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Battle sequence graphics are equally fantastic, featuring intros at the start of each character's turn and terrific extended sequences for the special attacks of both characters and enemies (though any of these can be skipped with a simple button press if desired.) Boss battles in particular are a real tour de force with massive attacks and big special effects.
The animated sequences look like they came out of a film and the entire game is given the feel of an episodic series; each chapter ending with a preview of the next in a montage of audio and video clips concluding with the tagline "Bang! " It's great kitsch and is a capper on the charm of the whole experience.
The stronger the relationship between members, the stronger the joint attack they can pull off against multiple foes, which will become essential to success in defending critical targets in the final chapters.
Better still, these "joint" attacks only use one movement point (same with special attacks), providing a variety of strategic choices in how to dispatch the enemy.
Normal attacks can be chained together in combos of up to five simply by repeatedly pressing – assuming you have the movement to pay for it – for maximum offensive flexibility.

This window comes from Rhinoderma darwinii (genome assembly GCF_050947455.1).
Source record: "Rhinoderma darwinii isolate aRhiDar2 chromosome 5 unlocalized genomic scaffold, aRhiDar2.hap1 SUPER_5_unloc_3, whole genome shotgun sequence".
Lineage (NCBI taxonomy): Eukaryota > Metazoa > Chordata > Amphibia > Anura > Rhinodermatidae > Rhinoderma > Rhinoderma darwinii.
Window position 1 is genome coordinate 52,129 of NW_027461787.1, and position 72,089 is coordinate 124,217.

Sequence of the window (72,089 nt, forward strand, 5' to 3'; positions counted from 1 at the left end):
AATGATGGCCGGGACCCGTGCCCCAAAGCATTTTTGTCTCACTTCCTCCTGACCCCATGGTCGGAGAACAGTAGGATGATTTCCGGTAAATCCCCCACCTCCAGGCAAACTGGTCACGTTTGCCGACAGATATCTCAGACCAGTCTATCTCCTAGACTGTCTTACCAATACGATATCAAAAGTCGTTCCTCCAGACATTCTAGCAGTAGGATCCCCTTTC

The battles are played out in two stages, with the first requiring the protection or elimination of specific targets, and the second being a boss battle.
The Japanese script has been translated with aplomb, without any dumbing-down of references to Japanese culture between the handful of Japanese characters present.
Character dialogue and interactive adventure sequences will continue into the battles and characters that get eliminated will have their trust in Shinjiro negatively impacted, giving you an incentive to get everyone through intact (don't worry, they'll be back in the next battle sequence and only Shinjiro's loss will prompt a replay.) Whilst the gameplay is excellent it's the visual and audio presentation that elevates it to the next level.
The character intros that play out prior to every battle are so wonderfully over-the-top that you won't mind the fact that they're unskippable.
Thankfully NIS America decided to take a chance on introducing this series to folk outside of Japan, gambling that the combination of a compelling adventure game-style narrative and excellent tactical combat game would be appealing, and they were right.
Sakura Wars: So Long, My Love is the fifth game in the series, but don't let this be a barrier because it features a new main character and a new team in a new city.